5 Tips for Facing Grief During the Holidays

Holidays bring up the best and worst in our emotions. Grief is a particularly difficult emotion to face at a time when “cheer” is attached to every song, card, and advertisement. In reality, no fewer people are hurting this time of year, yet it feels like we are given less space to be sad.

Painting on a fake smile won’t help, but there are a few tips you may find useful. None will eliminate your sense of sadness, but they may ease the burden. I can tell you one thing for certain, you are NOT alone. There is an empty seat at my table too.

5 Tips for facing holiday grief

Here are my suggestions for navigating grief this holiday:

Don’t ignore or cancel the holiday – While there may be some events that will feel like too much at first, don’t isolate yourself completely. Instead, look for a balance of activities with others and quiet time for grieving. Gatherings with close friends would be a good choice right now.

Reach out a helping hand – Helping others is a great way to battle emotional pain. To know you have made a difference in someone’s life, made them smile, is a beautiful feeling.

Start a new tradition – Holidays without your loved one will not be the same, instead of striving for “normal” begin a tradition of recognizing their place in your heart. Set an extra place at the table, light a special candle, create a memorial spot on the mantel, or prepare a favorite dish. What matters is that the tradition that feels right for your relationship and family.

Care for yourself in a healthy way – In grief there is a temptation to want to bury or self medicate the pain by drinking alcohol, over-eating, or other behaviors that mask hurt. This may feel good for a moment, but will make things worse in the long run. Instead, try adding some exercise or walking to your routine. Physical activity has been proven to elevate mood and will leave you healthier.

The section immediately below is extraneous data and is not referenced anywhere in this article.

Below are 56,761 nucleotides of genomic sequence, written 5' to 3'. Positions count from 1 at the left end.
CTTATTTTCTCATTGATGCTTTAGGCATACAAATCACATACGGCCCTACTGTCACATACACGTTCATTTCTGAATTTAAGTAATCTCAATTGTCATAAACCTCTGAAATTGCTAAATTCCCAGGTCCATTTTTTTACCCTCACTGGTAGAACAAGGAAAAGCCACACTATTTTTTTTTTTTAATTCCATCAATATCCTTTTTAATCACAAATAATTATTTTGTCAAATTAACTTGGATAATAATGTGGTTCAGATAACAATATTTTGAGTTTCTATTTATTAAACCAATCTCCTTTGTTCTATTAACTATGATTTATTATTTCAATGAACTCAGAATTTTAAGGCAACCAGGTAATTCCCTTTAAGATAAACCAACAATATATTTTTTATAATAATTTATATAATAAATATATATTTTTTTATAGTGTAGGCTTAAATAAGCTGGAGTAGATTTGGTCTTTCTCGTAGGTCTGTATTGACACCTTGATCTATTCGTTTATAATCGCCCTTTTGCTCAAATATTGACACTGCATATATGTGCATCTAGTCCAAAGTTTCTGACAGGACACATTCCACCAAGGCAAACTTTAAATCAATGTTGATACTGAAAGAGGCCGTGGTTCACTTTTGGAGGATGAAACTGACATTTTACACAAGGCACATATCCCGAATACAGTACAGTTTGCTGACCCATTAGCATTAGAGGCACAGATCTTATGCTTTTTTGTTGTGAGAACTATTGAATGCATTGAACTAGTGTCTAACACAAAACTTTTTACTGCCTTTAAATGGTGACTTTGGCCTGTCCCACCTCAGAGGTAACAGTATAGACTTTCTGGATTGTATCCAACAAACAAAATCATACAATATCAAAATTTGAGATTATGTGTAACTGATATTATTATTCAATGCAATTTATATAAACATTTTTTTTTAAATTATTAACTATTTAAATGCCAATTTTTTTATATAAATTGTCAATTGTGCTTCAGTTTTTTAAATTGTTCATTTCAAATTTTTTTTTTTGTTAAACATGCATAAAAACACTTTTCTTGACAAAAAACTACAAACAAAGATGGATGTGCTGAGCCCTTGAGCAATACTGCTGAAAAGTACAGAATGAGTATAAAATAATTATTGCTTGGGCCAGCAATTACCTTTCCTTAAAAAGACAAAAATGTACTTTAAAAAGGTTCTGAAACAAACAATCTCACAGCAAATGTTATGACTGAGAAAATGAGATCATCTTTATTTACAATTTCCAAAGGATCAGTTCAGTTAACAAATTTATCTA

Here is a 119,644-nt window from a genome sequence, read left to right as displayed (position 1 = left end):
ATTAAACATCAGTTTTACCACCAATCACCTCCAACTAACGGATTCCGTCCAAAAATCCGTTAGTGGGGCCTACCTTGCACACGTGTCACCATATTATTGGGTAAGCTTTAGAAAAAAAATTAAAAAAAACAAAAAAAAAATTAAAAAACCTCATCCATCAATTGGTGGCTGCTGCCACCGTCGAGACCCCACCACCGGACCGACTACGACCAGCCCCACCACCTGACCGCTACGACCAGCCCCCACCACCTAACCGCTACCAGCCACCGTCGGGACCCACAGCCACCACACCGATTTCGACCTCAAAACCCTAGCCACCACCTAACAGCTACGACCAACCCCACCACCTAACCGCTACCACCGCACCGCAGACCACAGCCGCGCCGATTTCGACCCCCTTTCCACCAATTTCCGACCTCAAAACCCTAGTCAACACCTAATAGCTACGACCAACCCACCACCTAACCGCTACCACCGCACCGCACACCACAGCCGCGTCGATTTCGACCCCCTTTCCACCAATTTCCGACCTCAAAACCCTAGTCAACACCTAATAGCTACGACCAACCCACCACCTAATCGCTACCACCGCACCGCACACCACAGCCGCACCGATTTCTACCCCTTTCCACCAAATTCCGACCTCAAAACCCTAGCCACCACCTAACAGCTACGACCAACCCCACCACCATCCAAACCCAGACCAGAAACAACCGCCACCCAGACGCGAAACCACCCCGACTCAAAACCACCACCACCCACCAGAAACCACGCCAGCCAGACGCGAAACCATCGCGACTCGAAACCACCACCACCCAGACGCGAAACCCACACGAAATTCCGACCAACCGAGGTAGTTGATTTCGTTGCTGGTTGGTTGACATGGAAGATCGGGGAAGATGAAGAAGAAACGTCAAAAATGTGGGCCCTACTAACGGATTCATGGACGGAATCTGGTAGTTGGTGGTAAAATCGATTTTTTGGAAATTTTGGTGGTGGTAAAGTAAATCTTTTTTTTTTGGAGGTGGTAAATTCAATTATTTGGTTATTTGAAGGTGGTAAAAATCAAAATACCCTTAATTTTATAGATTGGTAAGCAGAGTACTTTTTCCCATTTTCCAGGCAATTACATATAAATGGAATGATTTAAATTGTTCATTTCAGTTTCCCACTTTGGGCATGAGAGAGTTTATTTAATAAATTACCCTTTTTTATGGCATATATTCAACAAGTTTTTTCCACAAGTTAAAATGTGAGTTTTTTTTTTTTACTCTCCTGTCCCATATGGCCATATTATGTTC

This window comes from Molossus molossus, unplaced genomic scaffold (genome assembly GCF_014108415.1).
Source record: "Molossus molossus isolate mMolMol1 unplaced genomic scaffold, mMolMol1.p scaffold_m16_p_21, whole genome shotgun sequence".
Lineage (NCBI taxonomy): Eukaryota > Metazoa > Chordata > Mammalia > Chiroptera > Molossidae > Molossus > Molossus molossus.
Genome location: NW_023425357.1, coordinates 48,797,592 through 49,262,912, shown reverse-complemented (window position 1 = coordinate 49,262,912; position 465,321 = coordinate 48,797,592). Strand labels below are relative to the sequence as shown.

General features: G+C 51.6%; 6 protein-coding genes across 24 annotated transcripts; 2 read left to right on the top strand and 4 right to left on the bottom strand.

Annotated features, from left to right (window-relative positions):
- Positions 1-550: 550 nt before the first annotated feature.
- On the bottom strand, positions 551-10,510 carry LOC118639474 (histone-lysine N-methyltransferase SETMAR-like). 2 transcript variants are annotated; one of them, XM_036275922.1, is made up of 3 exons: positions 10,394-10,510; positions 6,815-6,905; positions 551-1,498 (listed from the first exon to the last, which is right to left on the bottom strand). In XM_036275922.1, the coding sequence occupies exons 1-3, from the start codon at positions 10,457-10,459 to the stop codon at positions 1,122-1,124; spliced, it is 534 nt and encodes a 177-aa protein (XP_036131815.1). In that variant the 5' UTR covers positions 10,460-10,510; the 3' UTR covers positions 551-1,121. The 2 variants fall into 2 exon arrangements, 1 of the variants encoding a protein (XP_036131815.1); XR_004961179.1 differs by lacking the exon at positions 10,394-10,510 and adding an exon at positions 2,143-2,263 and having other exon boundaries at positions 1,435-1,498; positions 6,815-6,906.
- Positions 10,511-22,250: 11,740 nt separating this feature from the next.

Prepare yourself for emotional surprises – Seriously, nothing I say here can brace you for the emotions that may come up. Simply accept that there is a good chance you will feel laid out at some point and will need support. Prepare by having the phone numbers for friends who are willing to listen, a pastor, therapist, or grief hotline, handy at all times. Gather these when you feel okay so that you don’t have to think when you’re unraveling emotionally.

I hope these tips help you during this difficult season. Have you found any other strategies I’ve missed? Please share so that we can all add them to our “toolbox.”





  1. Mary Bevevino

    Kristin, This is really good advice. I would like to post it on my blog- with attribution to you and your website if you agree to allow that. My blog is as follows: http://smartnsassywomenover60speakout.blogspot.com. Thanks! Mary M Bevevino

    • admin

      Hi Mary, thank you so much for asking. Feel free to post the first paragraph or two and the image, then link over with a “Continue Reading” link. We avoid duplicate content as much as possible (I know there is debate on this…we opt to play it safe.) Take care!

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